- Researchers in Iowa simulated various buffer widths based on different slopes (2 percent and 10 percent) and soils (silty clay loam or fine sandy loam) and found that the width of filter strip required to achieve a given level of trapping efficiency is variable. Filter strips as narrow as 13 feet were estimated to trap nearly 100 percent of the incoming material in some cases, while 98-foot strips trapped only 10 percent of the load in other situations. Site conditions also influence the relationship between width and trapping efficiency. For example, a filter strip on coarse-textured soil below a disked corn field yielded substantially higher trapping efficiencies for sediment and water than an otherwise similar strip on fine-textured soil below a chisel-plowed corn field. In a follow-up study, researchers found that when water flow off a field is concentrated, the filter needs to be wider at that point to serve as an effective filter.
- In central Iowa, researchers found that planting just 10 percent to 20 percent of a no-till, corn or soybean field to strips of native prairie cut sediment, total nitrogen and total phosphorous losses by 90 percent. The strips varied in width from 10 to 33 foot wide on the contours and were 121 to 255 feet wide at the foot of the 6 percent to 10 percent slopes studied. The plant density, stiffness of the stems and deep roots helped make these strips effective even when more than nine inches of rain fell in the area during a three-day period in 2010. The strips’ ability to handle heavy precipitation events is key, given that we are experiencing more intense storms that ever in Minnesota and across the Midwest, especially in the spring when row crops are not covering the soil.
- Conventional filter strips will not reduce tile line flow if the line simply runs under the buffer to a waterway. However, a saturated buffer, where applicable, may enable effective reduction of nitrogen loss by diverting the tile line to flow through the buffer. A study in Iowa with 60-foot strips showed an average nitrate-N concentration reduction of up to 100 percent passing through a buffer root zone. Cost-share funds for such a practice may be available from the Natural Resources Conservation Service.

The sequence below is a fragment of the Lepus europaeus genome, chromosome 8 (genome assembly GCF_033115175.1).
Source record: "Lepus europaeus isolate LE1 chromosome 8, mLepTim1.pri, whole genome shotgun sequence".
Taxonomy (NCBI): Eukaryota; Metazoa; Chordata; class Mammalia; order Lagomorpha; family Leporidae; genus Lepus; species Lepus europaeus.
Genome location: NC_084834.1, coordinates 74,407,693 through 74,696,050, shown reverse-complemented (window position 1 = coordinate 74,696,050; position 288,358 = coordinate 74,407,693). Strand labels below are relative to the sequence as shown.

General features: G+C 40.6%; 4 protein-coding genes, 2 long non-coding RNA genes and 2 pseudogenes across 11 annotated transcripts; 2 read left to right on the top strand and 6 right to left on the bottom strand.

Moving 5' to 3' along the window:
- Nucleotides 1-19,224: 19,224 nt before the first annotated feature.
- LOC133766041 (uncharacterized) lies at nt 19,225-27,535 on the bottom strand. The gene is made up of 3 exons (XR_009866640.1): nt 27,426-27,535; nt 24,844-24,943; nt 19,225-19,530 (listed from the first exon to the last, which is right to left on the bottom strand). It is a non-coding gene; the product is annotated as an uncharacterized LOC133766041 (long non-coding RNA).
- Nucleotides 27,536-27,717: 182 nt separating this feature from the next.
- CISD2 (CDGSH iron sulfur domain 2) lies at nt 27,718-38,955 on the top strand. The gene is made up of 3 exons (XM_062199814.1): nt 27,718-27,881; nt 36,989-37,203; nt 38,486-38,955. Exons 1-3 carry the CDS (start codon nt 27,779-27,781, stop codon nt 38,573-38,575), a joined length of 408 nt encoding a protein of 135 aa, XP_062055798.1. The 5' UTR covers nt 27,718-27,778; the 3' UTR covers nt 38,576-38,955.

In short, buffers, depending on characteristics of the field and the buffer, landowner/farmer goals, applicable regulations and voluntary conservation program requirements, may help landowners:
- Protect water quality by trapping and filtering overland runoff and subsurface flow of water, sediment, nutrients, pesticides and pathogens.
- Provide an alternative for marginal, flood-prone cropland along creeks and streams.
- Eliminate end rows and provide turn areas for machinery.
- Reduce downstream flooding.
- Comply with existing drainage ditch laws, shore land rules, and setback requirements for manure application and certain herbicide labels.
- Provide habitat for pollinators and other wildlife.
- Reinforce and strengthen streambanks that can be prone to eroding and slumping into the water.
The Buffer Initiative is Not ‘One-Size-Fits-All’
The Initiative has been mislabeled as being a “one-size-fits-all” requirement. However, a close reading shows this proposal is actually quite flexible, and fits with LSP farmer-member desires to see conservation programs that allow farmers to adopt water-friendly measures that fit individual situations. A Department of Natural Resources fact sheet on the Buffer Initiative makes it clear that flexibility is built into this proposal: “…the initiative allows landowners to use alternative conservation measures that would provide the equivalent water quality, soil stabilization and habitat benefits.” A sample list of such alternative practices can be found here.
Farmers and landowners would be able to work with their local Soil and Water Conservation District or NRCS office to develop a water-friendly system that is practical for each individual farm and gets the most environmental bang for the buck. Practices farmers already have in place, such as cover cropping, reduced tillage, water and sediment control basins, grassed waterways, organic management, managed rotational grazing, etc., would be taken into account.